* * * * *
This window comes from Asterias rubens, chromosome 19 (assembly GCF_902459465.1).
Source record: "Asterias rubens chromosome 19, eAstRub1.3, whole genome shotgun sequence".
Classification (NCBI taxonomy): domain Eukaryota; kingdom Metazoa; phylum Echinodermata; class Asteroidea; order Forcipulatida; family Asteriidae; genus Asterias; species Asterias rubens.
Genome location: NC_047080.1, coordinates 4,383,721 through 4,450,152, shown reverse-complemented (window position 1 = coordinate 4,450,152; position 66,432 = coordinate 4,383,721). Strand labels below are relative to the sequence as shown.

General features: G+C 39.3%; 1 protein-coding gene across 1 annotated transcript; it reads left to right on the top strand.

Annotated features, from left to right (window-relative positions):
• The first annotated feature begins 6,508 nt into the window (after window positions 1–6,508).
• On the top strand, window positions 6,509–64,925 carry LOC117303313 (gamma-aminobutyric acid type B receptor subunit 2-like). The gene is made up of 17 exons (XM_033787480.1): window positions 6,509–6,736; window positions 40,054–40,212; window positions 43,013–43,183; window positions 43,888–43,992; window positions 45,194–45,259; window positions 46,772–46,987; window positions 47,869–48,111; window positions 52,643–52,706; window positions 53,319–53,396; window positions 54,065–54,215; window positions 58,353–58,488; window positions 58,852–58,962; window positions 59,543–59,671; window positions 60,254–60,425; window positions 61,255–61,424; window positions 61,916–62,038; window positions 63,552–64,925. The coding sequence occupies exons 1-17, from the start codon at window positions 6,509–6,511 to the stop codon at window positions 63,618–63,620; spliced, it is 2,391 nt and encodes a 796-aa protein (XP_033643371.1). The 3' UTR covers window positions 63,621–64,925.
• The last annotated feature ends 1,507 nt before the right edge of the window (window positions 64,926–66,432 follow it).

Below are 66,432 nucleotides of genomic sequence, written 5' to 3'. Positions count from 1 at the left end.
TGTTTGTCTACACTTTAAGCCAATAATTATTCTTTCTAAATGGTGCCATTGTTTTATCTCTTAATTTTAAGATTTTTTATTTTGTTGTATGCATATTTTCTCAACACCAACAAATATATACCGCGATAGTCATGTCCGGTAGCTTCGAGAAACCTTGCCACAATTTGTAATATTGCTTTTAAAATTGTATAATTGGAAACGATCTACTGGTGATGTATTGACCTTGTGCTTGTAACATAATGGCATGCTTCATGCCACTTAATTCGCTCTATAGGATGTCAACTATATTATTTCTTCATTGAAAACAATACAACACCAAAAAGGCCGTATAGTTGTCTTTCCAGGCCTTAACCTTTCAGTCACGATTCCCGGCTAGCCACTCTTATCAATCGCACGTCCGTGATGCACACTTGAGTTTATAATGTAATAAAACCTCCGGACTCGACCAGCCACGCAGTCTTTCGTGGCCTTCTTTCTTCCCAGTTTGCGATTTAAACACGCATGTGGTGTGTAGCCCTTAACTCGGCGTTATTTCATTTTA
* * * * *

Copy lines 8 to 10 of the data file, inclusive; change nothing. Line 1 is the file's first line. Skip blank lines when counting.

• On the top strand, window positions 6,509–64,925 carry LOC117303313 (gamma-aminobutyric acid type B receptor subunit 2-like). The gene is made up of 17 exons (XM_033787480.1): window positions 6,509–6,736; window positions 40,054–40,212; window positions 43,013–43,183; window positions 43,888–43,992; window positions 45,194–45,259; window positions 46,772–46,987; window positions 47,869–48,111; window positions 52,643–52,706; window positions 53,319–53,396; window positions 54,065–54,215; window positions 58,353–58,488; window positions 58,852–58,962; window positions 59,543–59,671; window positions 60,254–60,425; window positions 61,255–61,424; window positions 61,916–62,038; window positions 63,552–64,925. The coding sequence occupies exons 1-17, from the start codon at window positions 6,509–6,511 to the stop codon at window positions 63,618–63,620; spliced, it is 2,391 nt and encodes a 796-aa protein (XP_033643371.1). The 3' UTR covers window positions 63,621–64,925.
• The last annotated feature ends 1,507 nt before the right edge of the window (window positions 64,926–66,432 follow it).

Below are 66,432 nucleotides of genomic sequence, written 5' to 3'. Positions count from 1 at the left end.